As the nation prepares to indulge in its annual festival of excess booze, food and presents, those masters of the new religion of football practice self-discipline. Whilst the rest of the country sit down to a feast on December 25th, the players’ minds will be totally focused on avoiding a stuffing, rather than eating it, in their quest for another three points.

Christmas for many of us is our busiest time of the year: bumper crowds at matches and the games come thick and fast. That doesn’t stop your family asking where you are when they’re getting tiddly and watching re-runs of Only Fools and Horses!

I always find that when the fixtures come out, there are three key games to look for; the first, the last and the Boxing Day games. Depending when Christmas falls you may get lucky and have a Gaffer who gives an extra day off. It has been known for us to train on both Christmas and New Year’s Eve. For the majority of professional clubs, it will be turkey sandwiches and an overnight stay – usually in a near deserted hotel.

What is life like for the club physio at Christmas? The festive fixture programme is a very busy period for all concerned and this season is no different with three games in seven days. Those who treat the players’ injuries are often working overtime to ensure the manager has as full a squad to choose form as possible. A winning team doesn’t care how many games it plays. 

You tend to get more injuries with losing teams, but football is an emotive business. The role of the physio is as much a psychological prop as anything else. Long term injuries are not affected by the concentration of games over this period. It is the running repairs, the knocks and strains which are not helped over Christmas. Those are the sort of injuries which become problems with a fixture congestion. It is the trivial injuries which get all our attention. If a player has a broken leg he has his surgery and it’s a case of him going to the gym and “I’ll see you later”.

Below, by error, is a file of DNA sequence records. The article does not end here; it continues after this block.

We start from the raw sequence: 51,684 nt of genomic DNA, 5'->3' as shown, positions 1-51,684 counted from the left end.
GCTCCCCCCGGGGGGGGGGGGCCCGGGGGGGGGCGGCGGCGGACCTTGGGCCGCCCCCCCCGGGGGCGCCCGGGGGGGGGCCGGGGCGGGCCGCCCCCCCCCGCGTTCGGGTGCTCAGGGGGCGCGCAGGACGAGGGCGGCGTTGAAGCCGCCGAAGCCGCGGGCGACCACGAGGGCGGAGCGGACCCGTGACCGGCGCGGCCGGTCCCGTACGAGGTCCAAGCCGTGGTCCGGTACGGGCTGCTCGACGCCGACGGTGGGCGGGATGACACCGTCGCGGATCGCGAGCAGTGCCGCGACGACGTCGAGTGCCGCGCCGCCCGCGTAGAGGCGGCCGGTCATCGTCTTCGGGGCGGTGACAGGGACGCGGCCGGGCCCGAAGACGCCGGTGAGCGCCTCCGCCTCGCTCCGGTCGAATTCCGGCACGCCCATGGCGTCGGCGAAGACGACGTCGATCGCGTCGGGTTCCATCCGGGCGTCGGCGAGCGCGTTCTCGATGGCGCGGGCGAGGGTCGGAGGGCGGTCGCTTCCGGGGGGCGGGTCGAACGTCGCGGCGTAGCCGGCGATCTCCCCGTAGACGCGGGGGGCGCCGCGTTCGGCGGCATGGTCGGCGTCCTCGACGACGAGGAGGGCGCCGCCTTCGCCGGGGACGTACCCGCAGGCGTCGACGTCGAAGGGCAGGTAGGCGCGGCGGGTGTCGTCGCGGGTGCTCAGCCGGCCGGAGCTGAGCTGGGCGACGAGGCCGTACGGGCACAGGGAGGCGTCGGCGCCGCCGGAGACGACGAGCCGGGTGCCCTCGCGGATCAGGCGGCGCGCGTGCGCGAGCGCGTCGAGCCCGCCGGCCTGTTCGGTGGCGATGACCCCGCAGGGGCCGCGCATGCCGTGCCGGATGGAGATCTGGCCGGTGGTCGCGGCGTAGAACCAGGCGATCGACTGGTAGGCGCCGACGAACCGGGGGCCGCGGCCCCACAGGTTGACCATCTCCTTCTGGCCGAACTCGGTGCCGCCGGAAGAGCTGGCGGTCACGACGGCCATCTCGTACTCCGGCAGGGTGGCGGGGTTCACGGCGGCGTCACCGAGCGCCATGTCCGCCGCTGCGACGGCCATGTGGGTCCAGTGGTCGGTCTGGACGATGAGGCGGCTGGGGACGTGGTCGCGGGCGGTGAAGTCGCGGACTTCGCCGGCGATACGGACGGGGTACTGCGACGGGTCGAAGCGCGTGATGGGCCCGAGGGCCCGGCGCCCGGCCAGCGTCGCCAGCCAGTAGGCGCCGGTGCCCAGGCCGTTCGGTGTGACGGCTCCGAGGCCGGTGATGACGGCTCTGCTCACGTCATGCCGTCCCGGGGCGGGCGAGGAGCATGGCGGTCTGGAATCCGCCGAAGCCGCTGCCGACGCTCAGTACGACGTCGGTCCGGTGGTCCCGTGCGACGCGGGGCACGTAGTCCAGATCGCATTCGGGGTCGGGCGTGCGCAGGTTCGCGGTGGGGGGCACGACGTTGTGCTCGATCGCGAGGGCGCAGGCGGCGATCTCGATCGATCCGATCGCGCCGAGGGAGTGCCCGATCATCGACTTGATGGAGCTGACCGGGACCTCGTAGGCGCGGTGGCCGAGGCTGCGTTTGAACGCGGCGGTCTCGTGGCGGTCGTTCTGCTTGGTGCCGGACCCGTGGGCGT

The problems for a physio are heightened at intense periods like Christmas. Easter is almost worse because by then the minor injuries have accumulated and worsened. A keenness to carry on with slight injuries can often backfire. If the physio does not put his foot down, players will carry on with a slight strain and just keep reappearing in the treatment room complaining of repeated soreness. Several weeks of that and then… snap!

The desire, for smaller clubs especially, is to make sure players are fit for crucial games. This can cause friction between a manager and his physio. It’s a real problem trying to squeeze more games out of smaller and smaller squads. The physio has to stay neutral. Our work helps the manager, but we do not work for them; instead you work with him. We must do what is best for the club. If that means not allowing a player to play because it is too risky, then so be it, but at the same time doing everything we can so the manager has as many fit players as possible for each game.

Over Christmas, the world seems to tick over like an idle car engine as people’s lives slow down, in order to enjoy time at home with their loved ones and reflect on the year past. Sport, however, asks for maximum commitment and full throttle effort. The fans love the festive fixture schedule, so the physio must remain on high alert at all times. There is very little time for relaxation if you’re part of a football club’s medical staff. 

As a colleague of mine once said… Christmas comes at the end of May!